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Carol Shelton is back on California Wine Country with Steve Jaxon and Dan Berger. She is a legendary winemaker and is known as the Queen of Zinfandel. Carol Shelton was last on California Wine Country back in February of 2019, and before that, in December of 2017.
Carol is coming up on her 44th harvest. She was one of the first dozen women to graduate in Fermentation Science at UC Davis, in 1978. That was the degree they gave before they formed the Enology degrees. She went to Australia and worked for Peter Lehmann. He was a famous character and a charming guy. She travelled around Australia and New Zealand, then worked for United Vintners in Madera, and then came to Buena Vista winery for a year with the great André Tchelistcheff. She says he gave us so many improvements that it helped make California wine as good as wine from anywhere.
“It was a real gift to my learning curve and my career to have worked with him.” – Carol Shelton, speaking of André Tchelistcheff
After that, she went to Sonoma Vineyards in 1981 which later became Rodney Strong. She left there in 2000. In 1990 she became in charge of the Windsor Vineyards brands. They made 25 wines at first and when she left almost 20 years later they were making 50. Dan said her wine was so good it won competitions that he was judging, and because of that they met and became friends.
In the early to mid 80s when Steve Jaxon was off the road from touring with a band, he ended up working with Tom Simoneau at Windsor Vineyards working the phones selling wine on the phone. He lasted there for 2 weeks and still laughs at the story.
Carol Shelton Wines began when she left in 2000. She didn’t like being told what to do by middle managers who didn’t give her credit, and she was tired of having others take recognition for her work. On her website, it says, “early in her career, Carol met some of the resistance that women were encountering.” She learned how to stand up for herself. Dan tells how Carol’s insight starts with the varietal. In the 80s he noticed that the varietals smelled and tasted like they should. For example, the Semillon, which they don’t make any more, but it was an example of how she gets the grape’s expression with skill.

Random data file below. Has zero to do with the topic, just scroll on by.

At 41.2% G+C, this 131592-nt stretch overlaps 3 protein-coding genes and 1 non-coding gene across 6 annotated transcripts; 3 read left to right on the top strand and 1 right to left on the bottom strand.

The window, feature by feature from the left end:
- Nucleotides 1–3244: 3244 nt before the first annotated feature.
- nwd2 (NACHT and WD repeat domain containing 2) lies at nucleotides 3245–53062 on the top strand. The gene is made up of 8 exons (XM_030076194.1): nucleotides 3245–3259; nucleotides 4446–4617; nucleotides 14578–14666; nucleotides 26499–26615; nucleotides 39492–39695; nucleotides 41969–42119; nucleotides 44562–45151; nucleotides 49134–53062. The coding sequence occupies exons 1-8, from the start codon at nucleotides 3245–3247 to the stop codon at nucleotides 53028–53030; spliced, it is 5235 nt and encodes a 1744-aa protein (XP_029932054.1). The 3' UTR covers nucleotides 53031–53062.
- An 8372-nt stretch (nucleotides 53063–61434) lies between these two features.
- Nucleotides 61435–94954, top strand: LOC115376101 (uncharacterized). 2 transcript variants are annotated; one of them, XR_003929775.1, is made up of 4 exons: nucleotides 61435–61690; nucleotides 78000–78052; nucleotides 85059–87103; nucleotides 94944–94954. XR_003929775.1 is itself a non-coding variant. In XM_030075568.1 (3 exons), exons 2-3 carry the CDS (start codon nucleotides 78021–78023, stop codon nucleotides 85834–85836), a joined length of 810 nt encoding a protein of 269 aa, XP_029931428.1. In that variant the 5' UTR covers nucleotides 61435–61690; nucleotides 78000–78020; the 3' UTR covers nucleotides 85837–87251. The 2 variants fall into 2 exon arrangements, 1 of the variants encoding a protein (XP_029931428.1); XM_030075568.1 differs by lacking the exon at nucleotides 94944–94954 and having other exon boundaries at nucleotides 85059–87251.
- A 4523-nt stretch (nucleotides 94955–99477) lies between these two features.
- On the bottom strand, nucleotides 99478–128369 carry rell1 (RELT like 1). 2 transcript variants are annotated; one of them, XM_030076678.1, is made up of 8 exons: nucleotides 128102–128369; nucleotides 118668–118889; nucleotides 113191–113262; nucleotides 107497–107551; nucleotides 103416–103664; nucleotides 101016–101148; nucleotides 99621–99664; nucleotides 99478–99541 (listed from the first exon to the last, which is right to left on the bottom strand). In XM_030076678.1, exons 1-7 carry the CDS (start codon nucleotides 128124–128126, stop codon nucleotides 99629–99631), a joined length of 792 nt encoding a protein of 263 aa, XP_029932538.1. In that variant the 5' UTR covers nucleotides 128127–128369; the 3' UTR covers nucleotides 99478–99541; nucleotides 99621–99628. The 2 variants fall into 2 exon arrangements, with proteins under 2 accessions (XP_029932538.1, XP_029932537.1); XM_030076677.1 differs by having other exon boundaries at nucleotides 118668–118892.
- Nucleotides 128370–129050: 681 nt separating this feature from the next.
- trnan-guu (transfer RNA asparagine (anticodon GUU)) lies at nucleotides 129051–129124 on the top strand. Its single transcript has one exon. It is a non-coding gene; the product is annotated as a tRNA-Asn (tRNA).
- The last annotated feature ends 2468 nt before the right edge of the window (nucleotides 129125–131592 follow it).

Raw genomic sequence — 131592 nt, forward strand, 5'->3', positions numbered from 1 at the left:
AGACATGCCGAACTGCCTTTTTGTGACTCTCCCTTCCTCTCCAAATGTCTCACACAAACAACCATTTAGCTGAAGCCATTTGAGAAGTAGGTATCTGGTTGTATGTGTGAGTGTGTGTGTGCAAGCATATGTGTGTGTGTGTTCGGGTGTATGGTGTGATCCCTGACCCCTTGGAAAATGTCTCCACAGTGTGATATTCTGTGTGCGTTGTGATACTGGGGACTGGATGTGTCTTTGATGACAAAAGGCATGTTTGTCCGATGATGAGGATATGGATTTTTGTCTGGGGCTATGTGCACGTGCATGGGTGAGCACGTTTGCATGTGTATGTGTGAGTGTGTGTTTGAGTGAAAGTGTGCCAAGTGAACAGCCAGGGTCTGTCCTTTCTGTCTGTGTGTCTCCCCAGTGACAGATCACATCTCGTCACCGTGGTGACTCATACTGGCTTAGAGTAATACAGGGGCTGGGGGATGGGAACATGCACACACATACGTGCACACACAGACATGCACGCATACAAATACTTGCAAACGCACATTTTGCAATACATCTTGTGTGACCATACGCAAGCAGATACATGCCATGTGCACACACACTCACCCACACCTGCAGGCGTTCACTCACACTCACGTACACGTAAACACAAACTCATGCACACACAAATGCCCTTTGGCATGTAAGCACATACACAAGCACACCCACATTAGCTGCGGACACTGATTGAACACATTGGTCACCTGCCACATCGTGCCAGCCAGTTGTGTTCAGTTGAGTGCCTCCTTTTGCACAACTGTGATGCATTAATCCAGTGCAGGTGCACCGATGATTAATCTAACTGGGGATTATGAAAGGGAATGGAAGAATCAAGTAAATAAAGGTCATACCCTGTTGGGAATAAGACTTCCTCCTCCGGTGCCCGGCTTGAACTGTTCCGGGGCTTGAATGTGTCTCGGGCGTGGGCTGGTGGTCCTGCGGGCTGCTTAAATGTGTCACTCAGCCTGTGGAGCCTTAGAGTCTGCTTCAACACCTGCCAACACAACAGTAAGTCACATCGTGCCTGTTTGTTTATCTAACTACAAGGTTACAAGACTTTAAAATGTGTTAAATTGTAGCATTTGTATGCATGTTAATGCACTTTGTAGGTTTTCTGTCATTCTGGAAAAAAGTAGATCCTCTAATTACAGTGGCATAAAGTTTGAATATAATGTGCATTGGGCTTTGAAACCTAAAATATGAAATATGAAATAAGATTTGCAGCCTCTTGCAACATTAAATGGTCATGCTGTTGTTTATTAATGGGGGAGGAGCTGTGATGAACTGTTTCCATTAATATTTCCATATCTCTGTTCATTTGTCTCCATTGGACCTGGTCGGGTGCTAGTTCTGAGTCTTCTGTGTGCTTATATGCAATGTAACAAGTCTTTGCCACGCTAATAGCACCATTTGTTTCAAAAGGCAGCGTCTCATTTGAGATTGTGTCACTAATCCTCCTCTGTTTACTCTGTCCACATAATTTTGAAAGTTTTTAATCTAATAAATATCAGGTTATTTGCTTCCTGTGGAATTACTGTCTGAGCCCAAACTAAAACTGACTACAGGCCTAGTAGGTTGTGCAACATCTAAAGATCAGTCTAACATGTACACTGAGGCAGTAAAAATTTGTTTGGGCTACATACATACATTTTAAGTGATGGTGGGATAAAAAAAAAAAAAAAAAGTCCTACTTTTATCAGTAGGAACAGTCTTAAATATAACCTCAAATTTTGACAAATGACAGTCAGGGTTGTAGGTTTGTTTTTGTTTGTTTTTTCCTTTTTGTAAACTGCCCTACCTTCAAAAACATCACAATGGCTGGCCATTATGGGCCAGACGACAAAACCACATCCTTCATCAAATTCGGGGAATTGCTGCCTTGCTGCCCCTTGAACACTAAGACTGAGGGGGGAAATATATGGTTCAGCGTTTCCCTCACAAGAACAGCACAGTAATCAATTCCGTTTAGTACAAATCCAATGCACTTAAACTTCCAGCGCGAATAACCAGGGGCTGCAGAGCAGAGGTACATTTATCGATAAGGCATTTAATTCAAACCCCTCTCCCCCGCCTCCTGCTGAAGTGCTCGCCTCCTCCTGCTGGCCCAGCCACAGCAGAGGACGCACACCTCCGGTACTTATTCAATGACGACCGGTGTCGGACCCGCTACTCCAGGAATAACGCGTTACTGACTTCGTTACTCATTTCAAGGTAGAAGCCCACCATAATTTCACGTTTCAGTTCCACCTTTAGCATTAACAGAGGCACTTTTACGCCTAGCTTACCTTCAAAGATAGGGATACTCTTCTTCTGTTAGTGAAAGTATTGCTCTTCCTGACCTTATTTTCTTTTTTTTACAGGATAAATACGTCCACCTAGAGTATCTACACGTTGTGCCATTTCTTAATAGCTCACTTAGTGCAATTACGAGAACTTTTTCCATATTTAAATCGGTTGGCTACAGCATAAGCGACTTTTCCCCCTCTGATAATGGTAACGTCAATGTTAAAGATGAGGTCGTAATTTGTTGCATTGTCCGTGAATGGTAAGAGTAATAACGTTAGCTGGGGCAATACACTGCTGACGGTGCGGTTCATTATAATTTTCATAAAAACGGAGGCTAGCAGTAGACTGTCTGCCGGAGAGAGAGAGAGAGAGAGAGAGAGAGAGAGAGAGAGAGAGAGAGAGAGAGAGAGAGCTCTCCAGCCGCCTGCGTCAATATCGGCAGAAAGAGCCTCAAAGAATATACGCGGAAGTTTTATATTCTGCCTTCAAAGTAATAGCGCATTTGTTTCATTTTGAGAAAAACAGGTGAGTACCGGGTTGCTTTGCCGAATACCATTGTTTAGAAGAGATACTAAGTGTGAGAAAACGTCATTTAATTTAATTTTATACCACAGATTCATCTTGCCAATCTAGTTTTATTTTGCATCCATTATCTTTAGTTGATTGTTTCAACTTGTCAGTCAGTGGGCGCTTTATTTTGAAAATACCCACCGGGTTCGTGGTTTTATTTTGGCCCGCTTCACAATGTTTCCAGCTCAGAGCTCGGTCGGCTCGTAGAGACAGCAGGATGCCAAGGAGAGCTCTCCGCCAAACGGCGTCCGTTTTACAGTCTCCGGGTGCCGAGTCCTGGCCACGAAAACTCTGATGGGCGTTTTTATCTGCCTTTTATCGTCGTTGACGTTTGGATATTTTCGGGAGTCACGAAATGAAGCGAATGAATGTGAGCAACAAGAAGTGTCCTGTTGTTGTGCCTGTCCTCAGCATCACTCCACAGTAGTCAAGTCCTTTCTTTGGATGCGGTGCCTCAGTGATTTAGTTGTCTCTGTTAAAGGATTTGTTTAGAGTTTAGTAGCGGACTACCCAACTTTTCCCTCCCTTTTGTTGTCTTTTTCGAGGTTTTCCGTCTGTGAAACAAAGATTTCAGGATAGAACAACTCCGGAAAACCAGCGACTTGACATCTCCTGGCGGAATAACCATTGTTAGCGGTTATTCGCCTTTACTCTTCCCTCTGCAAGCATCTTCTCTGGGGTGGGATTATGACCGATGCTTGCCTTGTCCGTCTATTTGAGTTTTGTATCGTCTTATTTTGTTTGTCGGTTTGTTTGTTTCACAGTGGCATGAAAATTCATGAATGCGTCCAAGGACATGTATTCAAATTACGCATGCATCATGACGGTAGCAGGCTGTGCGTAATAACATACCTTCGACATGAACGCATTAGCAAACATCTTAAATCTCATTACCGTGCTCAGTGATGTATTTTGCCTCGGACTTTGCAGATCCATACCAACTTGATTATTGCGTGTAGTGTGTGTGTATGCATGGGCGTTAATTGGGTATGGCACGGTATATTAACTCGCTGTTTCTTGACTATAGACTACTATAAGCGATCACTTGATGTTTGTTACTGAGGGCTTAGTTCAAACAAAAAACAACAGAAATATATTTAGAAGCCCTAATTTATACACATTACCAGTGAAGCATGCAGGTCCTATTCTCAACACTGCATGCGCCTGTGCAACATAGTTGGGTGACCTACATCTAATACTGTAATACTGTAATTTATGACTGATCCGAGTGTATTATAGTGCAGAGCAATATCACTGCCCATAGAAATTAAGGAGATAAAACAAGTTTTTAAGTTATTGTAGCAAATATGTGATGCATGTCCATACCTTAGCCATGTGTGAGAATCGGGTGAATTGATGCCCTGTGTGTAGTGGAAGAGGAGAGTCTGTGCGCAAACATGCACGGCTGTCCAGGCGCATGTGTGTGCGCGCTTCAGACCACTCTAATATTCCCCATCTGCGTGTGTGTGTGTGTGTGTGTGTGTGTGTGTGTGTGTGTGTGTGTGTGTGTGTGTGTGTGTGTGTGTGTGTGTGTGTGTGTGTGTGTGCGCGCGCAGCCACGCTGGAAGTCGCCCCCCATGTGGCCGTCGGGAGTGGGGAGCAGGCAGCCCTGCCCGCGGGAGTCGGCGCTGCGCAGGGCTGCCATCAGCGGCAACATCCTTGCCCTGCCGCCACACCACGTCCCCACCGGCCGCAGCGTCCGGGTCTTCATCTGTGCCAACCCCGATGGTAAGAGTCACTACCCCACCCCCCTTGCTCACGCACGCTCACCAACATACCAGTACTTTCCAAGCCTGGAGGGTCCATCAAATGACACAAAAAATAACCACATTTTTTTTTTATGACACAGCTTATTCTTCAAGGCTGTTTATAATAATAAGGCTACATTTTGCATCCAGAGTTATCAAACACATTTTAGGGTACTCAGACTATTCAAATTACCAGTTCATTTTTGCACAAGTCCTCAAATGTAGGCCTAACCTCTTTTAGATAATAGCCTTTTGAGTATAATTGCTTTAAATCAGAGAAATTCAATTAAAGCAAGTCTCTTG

This is barrel fermented and she uses six different yeast strains. That makes a big difference. Her old professor swore that the yeast didn’t make any difference. So she did a big experiment when she was at Rodney Strong, with rows of barrels with different yeast strains. Then she showed the professor that they all had different flavors, when compared. He still couldn’t believe it made a difference but her results over many years prove that she is right. Dan says yeast strains are an esoteric subject, fascinating and requiring real understanding.
They taste a 2018 Chardonnay, all barrel fermented, with neutral French oak, so it’s not the heavy old style buttery oaky type. When Steve started drinking Chardonnay, the buttery style was prevalent. Now fashions are shifting. Dan says this needs 6 months in the bottle to develop, so it should be decanted for an hour or two, and don’t serve it too cold. Carol says it has a few percent of Viognier and Marsanne mixed in.
Mostly it’s available at the winery. No buyers even want to taste Chardonnay because it is so ubiquitous. It’s getting better across the board, says Dan, but it’s a saturated market now. The “naked” Chards with no oak are boring to her. This one has body and texture but doesn’t overwhelm you or your food. The winery is located on Coffey Lane in a business park. So they are not equipped to have opening hours at all, during Coronavirus precautions. The way to get the wine is at the website.
They taste the Coquille Blanc, which is a tribute to the soil at Paso Robles, an ancient ocean bed rich in calcium from shellfish deposits. It’s made from all Rhone varieties.
They drink a Wild Thing Rendez-Vous Rosé which Carol says goes well with her recipe for Ahi Poke, which is here on Carol Shelton’s website.